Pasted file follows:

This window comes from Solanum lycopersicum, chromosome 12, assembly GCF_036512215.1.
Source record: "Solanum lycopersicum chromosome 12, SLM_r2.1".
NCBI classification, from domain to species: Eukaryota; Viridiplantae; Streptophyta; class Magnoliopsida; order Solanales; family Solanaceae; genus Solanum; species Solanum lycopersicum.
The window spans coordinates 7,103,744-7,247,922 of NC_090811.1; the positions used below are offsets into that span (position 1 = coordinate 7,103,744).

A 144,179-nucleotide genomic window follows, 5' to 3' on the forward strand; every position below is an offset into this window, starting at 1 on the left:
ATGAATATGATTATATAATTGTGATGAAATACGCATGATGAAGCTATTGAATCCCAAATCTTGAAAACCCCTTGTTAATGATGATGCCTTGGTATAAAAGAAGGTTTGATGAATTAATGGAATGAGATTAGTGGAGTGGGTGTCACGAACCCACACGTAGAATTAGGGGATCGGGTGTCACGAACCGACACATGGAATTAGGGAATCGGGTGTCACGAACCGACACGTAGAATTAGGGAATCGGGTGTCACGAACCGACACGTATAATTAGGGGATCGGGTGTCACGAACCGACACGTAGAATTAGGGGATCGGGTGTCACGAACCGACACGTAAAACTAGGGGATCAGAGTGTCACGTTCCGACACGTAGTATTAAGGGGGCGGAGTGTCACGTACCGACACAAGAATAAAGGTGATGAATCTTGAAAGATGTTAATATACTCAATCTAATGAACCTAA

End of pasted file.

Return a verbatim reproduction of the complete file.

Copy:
This window comes from Solanum lycopersicum, chromosome 12, assembly GCF_036512215.1.
Source record: "Solanum lycopersicum chromosome 12, SLM_r2.1".
NCBI classification, from domain to species: Eukaryota; Viridiplantae; Streptophyta; class Magnoliopsida; order Solanales; family Solanaceae; genus Solanum; species Solanum lycopersicum.
The window spans coordinates 7,103,744-7,247,922 of NC_090811.1; the positions used below are offsets into that span (position 1 = coordinate 7,103,744).

A 144,179-nucleotide genomic window follows, 5' to 3' on the forward strand; every position below is an offset into this window, starting at 1 on the left:
ATGAATATGATTATATAATTGTGATGAAATACGCATGATGAAGCTATTGAATCCCAAATCTTGAAAACCCCTTGTTAATGATGATGCCTTGGTATAAAAGAAGGTTTGATGAATTAATGGAATGAGATTAGTGGAGTGGGTGTCACGAACCCACACGTAGAATTAGGGGATCGGGTGTCACGAACCGACACATGGAATTAGGGAATCGGGTGTCACGAACCGACACGTAGAATTAGGGAATCGGGTGTCACGAACCGACACGTATAATTAGGGGATCGGGTGTCACGAACCGACACGTAGAATTAGGGGATCGGGTGTCACGAACCGACACGTAAAACTAGGGGATCAGAGTGTCACGTTCCGACACGTAGTATTAAGGGGGCGGAGTGTCACGTACCGACACAAGAATAAAGGTGATGAATCTTGAAAGATGTTAATATACTCAATCTAATGAACCTAA